barcode scanning in c#.net Figure 12.12 Types of DNA point mutations. Single-step in Software

Printing Denso QR Bar Code in Software Figure 12.12 Types of DNA point mutations. Single-step

Figure 12.12 Types of DNA point mutations. Single-step
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changes are replacements, additions, or deletions. A second point mutation in the same gene can result either in a double mutation, reversion to the original, or intragenic suppression. In this case, intragenic suppression is illustrated by the addition of one base followed by the nearby deletion of a different base.
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Tamarin: Principles of Genetics, Seventh Edition
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III. Molecular Genetics
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12. DNA: Its Mutation, Repair, and Recombination
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The McGraw Hill Companies, 2001
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Mutation
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or subtract a base are, potentially, the most devastating in their effects on the cell or organism because they change the reading frame of a gene from the site of mutation onward ( g. 12.13). A frameshift mutation causes two problems. First, all the codons from the frameshift on will be different and thus yield (most probably) a useless protein. Second, stop-signal information will be misread. One of the new codons may be a nonsense codon, which causes translation to stop prematurely. Or, if the translation apparatus reaches the original nonsense codon, it is no longer recognized as such because it is in a different reading frame, and therefore, the translation process continues beyond the end of the gene.
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that substitutes the AACCCT sequence for the original AAACCC. These sequences, when transcribed (UUGGGA, UUUGGG), are codons for leucine-glycine and phenylalanine-glycine, respectively. Intragenic suppression occurs whether the new codons are for different amino acids or the same amino acids, as long as the phenotype of the organism is reverted approximately to the original. Suppressed mutations can be distinguished from true back mutations either by subtle differences in phenotype, by genetic crosses, by changes in the amino acid sequence of a protein, or by DNA sequencing.
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Conditional Lethality
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A class of mutants that has been very useful to geneticists is the conditional-lethal mutant, a mutant that is lethal under one set of circumstances but not under another set. Nutritional-requirement mutants are good examples (see chapter 7). Temperature-sensitive mutants are conditional-lethal mutants that have made it possible for geneticists to work with genes that control vital functions of the cell, such as DNA synthesis. Many temperature-sensitive mutants are completely normal at 25 C but cannot synthesize DNA at 42 C. Presumably, temperature-sensitive mutations result in enzymes with amino acid substitutions that cause protein denaturation to occur at temperatures above normal. Thus, the enzyme has normal function at 25 C, the permissive temperature, but is nonfunctional at 42 C, the restrictive temperature.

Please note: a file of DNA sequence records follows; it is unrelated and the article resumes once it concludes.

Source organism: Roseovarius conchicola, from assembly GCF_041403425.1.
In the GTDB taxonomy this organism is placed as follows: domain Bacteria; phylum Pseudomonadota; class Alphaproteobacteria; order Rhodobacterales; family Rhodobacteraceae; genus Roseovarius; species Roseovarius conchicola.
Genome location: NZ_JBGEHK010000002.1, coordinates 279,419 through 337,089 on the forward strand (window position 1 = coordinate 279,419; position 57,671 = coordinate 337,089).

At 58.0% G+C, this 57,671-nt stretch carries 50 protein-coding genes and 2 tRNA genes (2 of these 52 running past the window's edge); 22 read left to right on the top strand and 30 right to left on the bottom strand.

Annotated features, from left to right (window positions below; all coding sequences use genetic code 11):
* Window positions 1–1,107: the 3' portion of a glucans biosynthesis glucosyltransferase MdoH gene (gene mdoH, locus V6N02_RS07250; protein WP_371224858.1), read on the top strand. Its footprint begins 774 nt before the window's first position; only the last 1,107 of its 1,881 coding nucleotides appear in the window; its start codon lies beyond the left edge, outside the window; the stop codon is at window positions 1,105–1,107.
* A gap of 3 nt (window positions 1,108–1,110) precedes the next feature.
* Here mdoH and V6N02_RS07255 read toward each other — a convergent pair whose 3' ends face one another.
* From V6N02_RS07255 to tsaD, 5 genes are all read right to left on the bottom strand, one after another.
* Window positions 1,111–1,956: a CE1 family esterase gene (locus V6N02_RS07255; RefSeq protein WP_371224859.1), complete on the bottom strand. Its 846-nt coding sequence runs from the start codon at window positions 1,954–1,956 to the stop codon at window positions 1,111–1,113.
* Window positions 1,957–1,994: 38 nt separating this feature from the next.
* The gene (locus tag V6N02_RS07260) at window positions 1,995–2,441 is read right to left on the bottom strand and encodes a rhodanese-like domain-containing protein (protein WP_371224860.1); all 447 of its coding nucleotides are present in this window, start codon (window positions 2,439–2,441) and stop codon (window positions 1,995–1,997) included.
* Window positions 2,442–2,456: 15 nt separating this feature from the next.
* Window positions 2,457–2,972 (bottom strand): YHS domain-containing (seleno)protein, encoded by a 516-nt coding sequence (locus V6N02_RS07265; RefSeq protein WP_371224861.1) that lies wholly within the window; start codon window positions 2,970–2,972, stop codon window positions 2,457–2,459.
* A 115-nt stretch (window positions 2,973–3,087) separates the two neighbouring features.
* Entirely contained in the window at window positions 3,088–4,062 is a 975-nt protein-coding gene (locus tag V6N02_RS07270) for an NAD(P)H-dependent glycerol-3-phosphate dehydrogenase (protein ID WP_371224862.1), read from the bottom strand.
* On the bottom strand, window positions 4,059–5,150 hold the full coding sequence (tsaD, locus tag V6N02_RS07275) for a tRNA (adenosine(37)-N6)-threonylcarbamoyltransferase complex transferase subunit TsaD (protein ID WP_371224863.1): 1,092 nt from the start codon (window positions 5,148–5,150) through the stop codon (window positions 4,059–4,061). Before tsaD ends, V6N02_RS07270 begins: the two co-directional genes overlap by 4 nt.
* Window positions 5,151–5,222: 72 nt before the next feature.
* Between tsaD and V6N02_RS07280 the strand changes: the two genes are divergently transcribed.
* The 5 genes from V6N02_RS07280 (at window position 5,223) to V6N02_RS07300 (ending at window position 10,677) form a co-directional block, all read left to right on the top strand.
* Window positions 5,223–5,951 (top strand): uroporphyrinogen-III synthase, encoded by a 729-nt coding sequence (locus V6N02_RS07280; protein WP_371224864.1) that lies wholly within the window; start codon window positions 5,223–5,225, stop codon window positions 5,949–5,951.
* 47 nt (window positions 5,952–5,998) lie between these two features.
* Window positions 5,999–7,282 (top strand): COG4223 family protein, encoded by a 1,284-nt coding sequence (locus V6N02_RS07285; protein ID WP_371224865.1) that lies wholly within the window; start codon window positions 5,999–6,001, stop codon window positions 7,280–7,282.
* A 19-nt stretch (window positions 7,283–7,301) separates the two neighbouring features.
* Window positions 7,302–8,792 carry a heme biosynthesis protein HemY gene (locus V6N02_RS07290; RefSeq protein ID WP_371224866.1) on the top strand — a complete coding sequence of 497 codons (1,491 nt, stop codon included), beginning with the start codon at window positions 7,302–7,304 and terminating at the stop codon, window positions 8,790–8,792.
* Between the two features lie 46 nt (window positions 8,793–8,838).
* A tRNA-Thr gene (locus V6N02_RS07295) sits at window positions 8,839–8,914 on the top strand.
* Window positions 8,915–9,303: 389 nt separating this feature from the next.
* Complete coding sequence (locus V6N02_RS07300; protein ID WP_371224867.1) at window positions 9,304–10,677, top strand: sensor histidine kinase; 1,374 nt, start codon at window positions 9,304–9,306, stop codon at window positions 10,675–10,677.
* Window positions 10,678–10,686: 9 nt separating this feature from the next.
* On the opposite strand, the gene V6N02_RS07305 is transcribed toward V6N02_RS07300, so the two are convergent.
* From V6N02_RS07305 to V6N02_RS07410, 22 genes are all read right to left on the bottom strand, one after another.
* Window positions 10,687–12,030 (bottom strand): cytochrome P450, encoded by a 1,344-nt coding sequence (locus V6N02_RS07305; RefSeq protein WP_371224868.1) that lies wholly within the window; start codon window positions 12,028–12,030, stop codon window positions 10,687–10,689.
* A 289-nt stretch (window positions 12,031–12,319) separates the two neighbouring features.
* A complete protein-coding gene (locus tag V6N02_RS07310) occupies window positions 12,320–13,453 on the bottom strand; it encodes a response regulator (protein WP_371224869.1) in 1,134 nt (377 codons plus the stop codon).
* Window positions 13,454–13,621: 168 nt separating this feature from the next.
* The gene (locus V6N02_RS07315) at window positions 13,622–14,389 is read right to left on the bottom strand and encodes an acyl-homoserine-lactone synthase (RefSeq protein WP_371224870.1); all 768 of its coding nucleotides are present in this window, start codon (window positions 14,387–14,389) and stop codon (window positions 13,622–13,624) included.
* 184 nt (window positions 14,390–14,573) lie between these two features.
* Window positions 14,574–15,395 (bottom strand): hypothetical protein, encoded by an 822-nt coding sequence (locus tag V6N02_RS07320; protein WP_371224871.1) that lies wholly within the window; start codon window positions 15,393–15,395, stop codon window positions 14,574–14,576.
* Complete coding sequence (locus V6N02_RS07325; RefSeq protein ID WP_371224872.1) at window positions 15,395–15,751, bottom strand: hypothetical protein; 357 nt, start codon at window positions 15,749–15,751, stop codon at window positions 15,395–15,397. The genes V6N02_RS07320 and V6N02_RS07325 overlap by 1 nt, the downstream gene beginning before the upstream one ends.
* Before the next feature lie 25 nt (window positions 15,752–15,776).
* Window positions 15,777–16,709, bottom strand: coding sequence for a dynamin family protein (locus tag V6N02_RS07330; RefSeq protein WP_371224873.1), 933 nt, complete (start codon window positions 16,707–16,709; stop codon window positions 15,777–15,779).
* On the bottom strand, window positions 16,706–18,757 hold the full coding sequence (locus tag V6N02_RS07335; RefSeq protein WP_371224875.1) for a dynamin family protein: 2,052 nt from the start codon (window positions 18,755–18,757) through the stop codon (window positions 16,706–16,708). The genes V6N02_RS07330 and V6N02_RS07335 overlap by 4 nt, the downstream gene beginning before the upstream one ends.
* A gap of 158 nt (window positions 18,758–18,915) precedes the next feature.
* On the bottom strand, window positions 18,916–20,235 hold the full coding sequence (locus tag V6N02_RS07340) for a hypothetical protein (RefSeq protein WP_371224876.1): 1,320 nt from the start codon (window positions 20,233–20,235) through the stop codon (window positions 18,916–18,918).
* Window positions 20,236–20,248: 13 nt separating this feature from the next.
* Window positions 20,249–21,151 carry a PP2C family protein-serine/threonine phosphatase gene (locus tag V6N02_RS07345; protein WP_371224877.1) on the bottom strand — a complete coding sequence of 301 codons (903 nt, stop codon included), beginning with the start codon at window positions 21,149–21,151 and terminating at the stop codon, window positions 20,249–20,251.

Back Mutation and Suppression
A second point mutation in the same gene can have one of three possible effects (see g. 12.12). First, the mutation can result in either another mutant codon or in one codon that has experienced two changes. Second, if the change is at the same site, the original sequence can be returned, an effect known as back mutation: the gene then becomes a revertant, with its original function restored. Third, intragenic suppression can take place. Intragenic suppression occurs when a second mutation in the same gene masks the occurrence of the original mutation without actually restoring the original sequence. The new sequence is a double mutation that appears to have the original (unmutated) phenotype. In gure 12.12, a T addition is followed by an A deletion
Figure 12.13 Possible effects of a frameshift mutation. The insertion of a single base
results in the creation of a new stop sequence (amber). The result will be premature termination of translation.
Tamarin: Principles of Genetics, Seventh Edition
III. Molecular Genetics
12. DNA: Its Mutation, Repair, and Recombination
The McGraw Hill Companies, 2001
Twelve
DNA: Its Mutation, Repair, and Recombination
The interesting thing about most conditional-lethal mutants of E. coli that cannot synthesize DNA at the restrictive temperature is that they have a completely normal DNA polymerase I. From this information, we infer that polymerase I is not the enzyme E. coli normally uses for DNA replication. When an organism with a conditional mutation of polymerase I was isolated, it was able to replicate its DNA normally, but unable to repair damage to the DNA. This led to the conclusion that polymerase I is primarily involved in repair rather than replication of DNA. Conditional-lethal mutants thus allow genetic analysis on genes otherwise impossible to study.
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